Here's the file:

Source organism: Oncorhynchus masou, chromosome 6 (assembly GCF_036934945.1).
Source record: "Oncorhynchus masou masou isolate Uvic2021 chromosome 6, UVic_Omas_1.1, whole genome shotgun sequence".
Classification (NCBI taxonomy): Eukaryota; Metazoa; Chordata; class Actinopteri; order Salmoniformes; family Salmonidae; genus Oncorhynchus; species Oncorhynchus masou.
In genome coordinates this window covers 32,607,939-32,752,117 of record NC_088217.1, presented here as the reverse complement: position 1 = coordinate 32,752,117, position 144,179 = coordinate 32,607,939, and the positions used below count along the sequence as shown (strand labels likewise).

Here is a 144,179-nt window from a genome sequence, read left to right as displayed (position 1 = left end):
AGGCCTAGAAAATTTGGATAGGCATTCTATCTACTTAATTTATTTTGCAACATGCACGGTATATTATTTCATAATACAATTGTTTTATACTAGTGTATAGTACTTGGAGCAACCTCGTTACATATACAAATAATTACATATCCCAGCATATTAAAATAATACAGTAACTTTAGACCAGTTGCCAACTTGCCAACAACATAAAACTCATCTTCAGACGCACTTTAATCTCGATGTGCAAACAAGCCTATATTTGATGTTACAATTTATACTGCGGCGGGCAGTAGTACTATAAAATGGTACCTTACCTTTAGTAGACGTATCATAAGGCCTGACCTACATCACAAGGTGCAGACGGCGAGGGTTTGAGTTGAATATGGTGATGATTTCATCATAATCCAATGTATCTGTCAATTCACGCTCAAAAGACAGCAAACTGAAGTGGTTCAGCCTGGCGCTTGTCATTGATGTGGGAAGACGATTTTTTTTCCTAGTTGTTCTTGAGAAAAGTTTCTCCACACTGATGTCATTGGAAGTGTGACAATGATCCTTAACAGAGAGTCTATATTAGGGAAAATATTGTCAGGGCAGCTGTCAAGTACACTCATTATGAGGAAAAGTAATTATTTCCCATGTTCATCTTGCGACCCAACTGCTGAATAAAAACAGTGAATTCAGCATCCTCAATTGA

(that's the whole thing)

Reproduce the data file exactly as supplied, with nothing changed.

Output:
Source organism: Oncorhynchus masou, chromosome 6 (assembly GCF_036934945.1).
Source record: "Oncorhynchus masou masou isolate Uvic2021 chromosome 6, UVic_Omas_1.1, whole genome shotgun sequence".
Classification (NCBI taxonomy): Eukaryota; Metazoa; Chordata; class Actinopteri; order Salmoniformes; family Salmonidae; genus Oncorhynchus; species Oncorhynchus masou.
In genome coordinates this window covers 32,607,939-32,752,117 of record NC_088217.1, presented here as the reverse complement: position 1 = coordinate 32,752,117, position 144,179 = coordinate 32,607,939, and the positions used below count along the sequence as shown (strand labels likewise).

Here is a 144,179-nt window from a genome sequence, read left to right as displayed (position 1 = left end):
AGGCCTAGAAAATTTGGATAGGCATTCTATCTACTTAATTTATTTTGCAACATGCACGGTATATTATTTCATAATACAATTGTTTTATACTAGTGTATAGTACTTGGAGCAACCTCGTTACATATACAAATAATTACATATCCCAGCATATTAAAATAATACAGTAACTTTAGACCAGTTGCCAACTTGCCAACAACATAAAACTCATCTTCAGACGCACTTTAATCTCGATGTGCAAACAAGCCTATATTTGATGTTACAATTTATACTGCGGCGGGCAGTAGTACTATAAAATGGTACCTTACCTTTAGTAGACGTATCATAAGGCCTGACCTACATCACAAGGTGCAGACGGCGAGGGTTTGAGTTGAATATGGTGATGATTTCATCATAATCCAATGTATCTGTCAATTCACGCTCAAAAGACAGCAAACTGAAGTGGTTCAGCCTGGCGCTTGTCATTGATGTGGGAAGACGATTTTTTTTCCTAGTTGTTCTTGAGAAAAGTTTCTCCACACTGATGTCATTGGAAGTGTGACAATGATCCTTAACAGAGAGTCTATATTAGGGAAAATATTGTCAGGGCAGCTGTCAAGTACACTCATTATGAGGAAAAGTAATTATTTCCCATGTTCATCTTGCGACCCAACTGCTGAATAAAAACAGTGAATTCAGCATCCTCAATTGA